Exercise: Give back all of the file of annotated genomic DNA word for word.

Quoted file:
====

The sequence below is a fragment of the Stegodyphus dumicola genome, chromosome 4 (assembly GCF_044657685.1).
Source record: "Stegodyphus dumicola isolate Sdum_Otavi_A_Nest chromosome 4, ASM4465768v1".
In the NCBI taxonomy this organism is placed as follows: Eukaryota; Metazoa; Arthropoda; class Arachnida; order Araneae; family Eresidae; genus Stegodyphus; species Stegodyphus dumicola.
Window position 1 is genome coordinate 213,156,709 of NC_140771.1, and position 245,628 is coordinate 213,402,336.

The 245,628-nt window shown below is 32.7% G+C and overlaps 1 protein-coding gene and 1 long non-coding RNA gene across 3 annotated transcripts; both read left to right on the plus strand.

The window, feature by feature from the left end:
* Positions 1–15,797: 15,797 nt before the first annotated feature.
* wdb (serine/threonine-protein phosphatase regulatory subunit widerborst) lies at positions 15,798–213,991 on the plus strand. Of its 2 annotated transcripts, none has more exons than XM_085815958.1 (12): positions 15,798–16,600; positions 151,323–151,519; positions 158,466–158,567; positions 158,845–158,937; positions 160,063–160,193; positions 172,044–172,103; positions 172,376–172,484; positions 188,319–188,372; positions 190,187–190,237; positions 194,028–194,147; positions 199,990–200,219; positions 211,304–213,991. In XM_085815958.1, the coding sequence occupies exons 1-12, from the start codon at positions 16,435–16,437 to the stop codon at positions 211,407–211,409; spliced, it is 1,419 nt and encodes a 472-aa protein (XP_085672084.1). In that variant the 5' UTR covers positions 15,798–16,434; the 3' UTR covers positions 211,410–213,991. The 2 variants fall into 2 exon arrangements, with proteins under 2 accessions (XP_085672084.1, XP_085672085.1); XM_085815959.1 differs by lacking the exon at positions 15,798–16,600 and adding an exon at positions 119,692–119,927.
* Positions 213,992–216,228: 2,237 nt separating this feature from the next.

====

The sequence below is a fragment of the Stegodyphus dumicola genome, chromosome 4 (assembly GCF_044657685.1).
Source record: "Stegodyphus dumicola isolate Sdum_Otavi_A_Nest chromosome 4, ASM4465768v1".
In the NCBI taxonomy this organism is placed as follows: Eukaryota; Metazoa; Arthropoda; class Arachnida; order Araneae; family Eresidae; genus Stegodyphus; species Stegodyphus dumicola.
Window position 1 is genome coordinate 213,156,709 of NC_140771.1, and position 245,628 is coordinate 213,402,336.

The 245,628-nt window shown below is 32.7% G+C and overlaps 1 protein-coding gene and 1 long non-coding RNA gene across 3 annotated transcripts; both read left to right on the plus strand.

The window, feature by feature from the left end:
* Positions 1–15,797: 15,797 nt before the first annotated feature.
* wdb (serine/threonine-protein phosphatase regulatory subunit widerborst) lies at positions 15,798–213,991 on the plus strand. Of its 2 annotated transcripts, none has more exons than XM_085815958.1 (12): positions 15,798–16,600; positions 151,323–151,519; positions 158,466–158,567; positions 158,845–158,937; positions 160,063–160,193; positions 172,044–172,103; positions 172,376–172,484; positions 188,319–188,372; positions 190,187–190,237; positions 194,028–194,147; positions 199,990–200,219; positions 211,304–213,991. In XM_085815958.1, the coding sequence occupies exons 1-12, from the start codon at positions 16,435–16,437 to the stop codon at positions 211,407–211,409; spliced, it is 1,419 nt and encodes a 472-aa protein (XP_085672084.1). In that variant the 5' UTR covers positions 15,798–16,434; the 3' UTR covers positions 211,410–213,991. The 2 variants fall into 2 exon arrangements, with proteins under 2 accessions (XP_085672084.1, XP_085672085.1); XM_085815959.1 differs by lacking the exon at positions 15,798–16,600 and adding an exon at positions 119,692–119,927.
* Positions 213,992–216,228: 2,237 nt separating this feature from the next.